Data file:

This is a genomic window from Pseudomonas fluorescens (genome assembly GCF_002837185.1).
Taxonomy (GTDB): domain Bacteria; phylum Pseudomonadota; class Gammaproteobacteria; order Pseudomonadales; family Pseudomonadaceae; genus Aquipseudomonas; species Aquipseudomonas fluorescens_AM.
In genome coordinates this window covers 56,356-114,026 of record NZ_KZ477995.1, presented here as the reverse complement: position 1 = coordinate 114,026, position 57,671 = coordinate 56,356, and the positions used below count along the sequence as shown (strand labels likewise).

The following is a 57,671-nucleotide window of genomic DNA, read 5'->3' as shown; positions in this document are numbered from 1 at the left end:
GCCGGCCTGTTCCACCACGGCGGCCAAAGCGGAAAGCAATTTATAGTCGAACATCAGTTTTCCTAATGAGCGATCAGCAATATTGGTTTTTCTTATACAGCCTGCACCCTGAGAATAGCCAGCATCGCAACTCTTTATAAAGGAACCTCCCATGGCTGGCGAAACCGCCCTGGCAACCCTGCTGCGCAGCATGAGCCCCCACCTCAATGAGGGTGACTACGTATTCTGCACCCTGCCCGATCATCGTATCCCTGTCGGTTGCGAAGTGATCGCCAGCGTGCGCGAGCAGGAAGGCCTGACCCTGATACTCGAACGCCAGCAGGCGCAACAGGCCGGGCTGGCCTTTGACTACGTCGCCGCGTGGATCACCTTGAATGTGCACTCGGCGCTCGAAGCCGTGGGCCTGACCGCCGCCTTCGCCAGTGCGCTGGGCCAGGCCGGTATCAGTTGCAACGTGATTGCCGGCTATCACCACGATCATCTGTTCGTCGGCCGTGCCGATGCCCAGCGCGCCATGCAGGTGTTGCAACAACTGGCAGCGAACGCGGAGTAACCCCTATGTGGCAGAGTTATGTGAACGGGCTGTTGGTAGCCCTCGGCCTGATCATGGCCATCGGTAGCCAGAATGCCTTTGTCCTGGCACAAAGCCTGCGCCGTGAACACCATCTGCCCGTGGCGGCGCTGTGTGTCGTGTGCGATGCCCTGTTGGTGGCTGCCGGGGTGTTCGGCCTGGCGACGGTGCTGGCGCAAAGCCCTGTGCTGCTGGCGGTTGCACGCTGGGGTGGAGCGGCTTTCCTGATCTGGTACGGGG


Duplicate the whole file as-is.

This is a genomic window from Pseudomonas fluorescens (genome assembly GCF_002837185.1).
Taxonomy (GTDB): domain Bacteria; phylum Pseudomonadota; class Gammaproteobacteria; order Pseudomonadales; family Pseudomonadaceae; genus Aquipseudomonas; species Aquipseudomonas fluorescens_AM.
In genome coordinates this window covers 56,356-114,026 of record NZ_KZ477995.1, presented here as the reverse complement: position 1 = coordinate 114,026, position 57,671 = coordinate 56,356, and the positions used below count along the sequence as shown (strand labels likewise).

The following is a 57,671-nucleotide window of genomic DNA, read 5'->3' as shown; positions in this document are numbered from 1 at the left end:
GCCGGCCTGTTCCACCACGGCGGCCAAAGCGGAAAGCAATTTATAGTCGAACATCAGTTTTCCTAATGAGCGATCAGCAATATTGGTTTTTCTTATACAGCCTGCACCCTGAGAATAGCCAGCATCGCAACTCTTTATAAAGGAACCTCCCATGGCTGGCGAAACCGCCCTGGCAACCCTGCTGCGCAGCATGAGCCCCCACCTCAATGAGGGTGACTACGTATTCTGCACCCTGCCCGATCATCGTATCCCTGTCGGTTGCGAAGTGATCGCCAGCGTGCGCGAGCAGGAAGGCCTGACCCTGATACTCGAACGCCAGCAGGCGCAACAGGCCGGGCTGGCCTTTGACTACGTCGCCGCGTGGATCACCTTGAATGTGCACTCGGCGCTCGAAGCCGTGGGCCTGACCGCCGCCTTCGCCAGTGCGCTGGGCCAGGCCGGTATCAGTTGCAACGTGATTGCCGGCTATCACCACGATCATCTGTTCGTCGGCCGTGCCGATGCCCAGCGCGCCATGCAGGTGTTGCAACAACTGGCAGCGAACGCGGAGTAACCCCTATGTGGCAGAGTTATGTGAACGGGCTGTTGGTAGCCCTCGGCCTGATCATGGCCATCGGTAGCCAGAATGCCTTTGTCCTGGCACAAAGCCTGCGCCGTGAACACCATCTGCCCGTGGCGGCGCTGTGTGTCGTGTGCGATGCCCTGTTGGTGGCTGCCGGGGTGTTCGGCCTGGCGACGGTGCTGGCGCAAAGCCCTGTGCTGCTGGCGGTTGCACGCTGGGGTGGAGCGGCTTTCCTGATCTGGTACGGGG